As well as cutting out carbon emissions and ensuring ethical standards are met, chocolate makers are taking a stand on single-use plastics. Summerdown, for example, has launched new peppermint chocolate bars in fully compostable packaging. “This is only the beginning of a long journey,” Jo says. Challenges remain, chiefly cost. “It’s not economically viable to replace all our existing product packaging with plastic-free alternatives right now, so instead we’ve looked at ways in which we can take steps towards offsetting our plastic.”

Sameer has also strived to ensure Prodigy part of the plastic solution rather than the problem. “From inception, we wanted to be a plastic-free brand. We were forced to delay our launch by almost a year in order to maintain this goal,” he admits. “Once we launched, we felt we needed to go one step further and also help reduce the single-use plastic problem, so for every Prodigy Bar sold, we fund the clean-up of 10 single use plastic wrappers from the environment.”

Tasting the difference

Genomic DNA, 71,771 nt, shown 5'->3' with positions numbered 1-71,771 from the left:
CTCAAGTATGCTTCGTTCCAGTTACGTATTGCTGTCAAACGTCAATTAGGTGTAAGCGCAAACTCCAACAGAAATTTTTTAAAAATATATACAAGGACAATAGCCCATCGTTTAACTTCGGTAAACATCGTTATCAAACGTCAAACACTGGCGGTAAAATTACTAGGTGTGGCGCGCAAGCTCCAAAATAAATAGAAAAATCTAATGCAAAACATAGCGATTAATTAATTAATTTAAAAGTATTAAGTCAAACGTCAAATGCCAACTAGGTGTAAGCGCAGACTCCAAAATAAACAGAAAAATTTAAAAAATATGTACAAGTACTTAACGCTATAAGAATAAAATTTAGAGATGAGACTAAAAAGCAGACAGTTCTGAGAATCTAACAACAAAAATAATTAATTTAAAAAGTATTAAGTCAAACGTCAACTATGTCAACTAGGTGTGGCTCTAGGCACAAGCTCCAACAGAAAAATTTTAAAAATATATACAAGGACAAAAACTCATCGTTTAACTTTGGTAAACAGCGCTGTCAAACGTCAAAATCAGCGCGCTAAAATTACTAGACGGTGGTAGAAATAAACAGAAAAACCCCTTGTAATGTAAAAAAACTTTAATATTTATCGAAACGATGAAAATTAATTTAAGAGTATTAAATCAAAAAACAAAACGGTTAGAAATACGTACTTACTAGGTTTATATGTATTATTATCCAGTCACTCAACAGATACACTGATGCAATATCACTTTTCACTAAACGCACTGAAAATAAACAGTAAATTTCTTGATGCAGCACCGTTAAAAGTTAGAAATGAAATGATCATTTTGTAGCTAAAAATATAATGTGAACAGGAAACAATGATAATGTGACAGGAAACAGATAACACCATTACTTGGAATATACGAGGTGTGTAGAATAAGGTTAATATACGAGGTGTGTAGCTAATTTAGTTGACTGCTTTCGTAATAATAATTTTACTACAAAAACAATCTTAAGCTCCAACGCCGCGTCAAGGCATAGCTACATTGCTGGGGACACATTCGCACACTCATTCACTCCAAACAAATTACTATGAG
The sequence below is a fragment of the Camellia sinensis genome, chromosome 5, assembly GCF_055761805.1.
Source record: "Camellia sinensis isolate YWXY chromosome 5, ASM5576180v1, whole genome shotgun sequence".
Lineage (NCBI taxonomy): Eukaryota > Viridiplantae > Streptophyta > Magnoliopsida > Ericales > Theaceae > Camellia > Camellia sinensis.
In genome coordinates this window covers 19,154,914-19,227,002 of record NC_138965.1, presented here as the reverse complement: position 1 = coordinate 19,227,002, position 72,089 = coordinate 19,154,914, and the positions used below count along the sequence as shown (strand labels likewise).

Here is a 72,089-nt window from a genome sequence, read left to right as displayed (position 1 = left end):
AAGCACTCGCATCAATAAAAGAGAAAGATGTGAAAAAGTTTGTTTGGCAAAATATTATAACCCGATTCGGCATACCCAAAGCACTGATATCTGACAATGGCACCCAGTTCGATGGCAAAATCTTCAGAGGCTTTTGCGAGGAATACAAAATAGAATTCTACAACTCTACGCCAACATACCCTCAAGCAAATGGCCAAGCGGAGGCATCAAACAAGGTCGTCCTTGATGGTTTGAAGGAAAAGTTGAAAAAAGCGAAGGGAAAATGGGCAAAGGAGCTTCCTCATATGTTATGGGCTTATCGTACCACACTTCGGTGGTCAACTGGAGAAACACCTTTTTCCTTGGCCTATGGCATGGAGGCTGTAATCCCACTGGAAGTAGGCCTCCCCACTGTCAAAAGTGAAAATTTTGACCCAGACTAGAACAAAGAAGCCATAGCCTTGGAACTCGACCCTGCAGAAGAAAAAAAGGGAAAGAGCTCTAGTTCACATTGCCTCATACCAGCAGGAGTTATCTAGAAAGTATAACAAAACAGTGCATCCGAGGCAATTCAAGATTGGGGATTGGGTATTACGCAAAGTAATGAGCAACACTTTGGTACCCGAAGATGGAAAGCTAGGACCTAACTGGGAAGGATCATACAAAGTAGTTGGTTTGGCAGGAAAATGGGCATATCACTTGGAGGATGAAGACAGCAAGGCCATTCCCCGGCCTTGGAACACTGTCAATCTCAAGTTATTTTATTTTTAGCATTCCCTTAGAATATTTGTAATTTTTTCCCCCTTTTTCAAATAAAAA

The industry’s shift towards sustainability is a positive one, but impressing and exciting customers with great flavours remains core to retailers’ chocolate offering. “Chocolate is an accessible luxury that we eat to treat ourselves for our own gratification,” says BRIK Chocolate’s Raffaella. Demand for indulgence is on the rise, she says, but rather than purchasing large bars of chocolate, consumers are buying smaller amounts of chocolate that bring a larger dose of indulgence. “Smaller mouthfeels of chocolate, perhaps of different taste, texture and type, extends the time of the tasting experience, meaning consumers will enjoy it more, improving the perception of taste and satiety,” Raffaella says. “Small portions are also associated with a more premium image and higher quality chocolates, with the size of the pack also influencing the occasion of consumption.”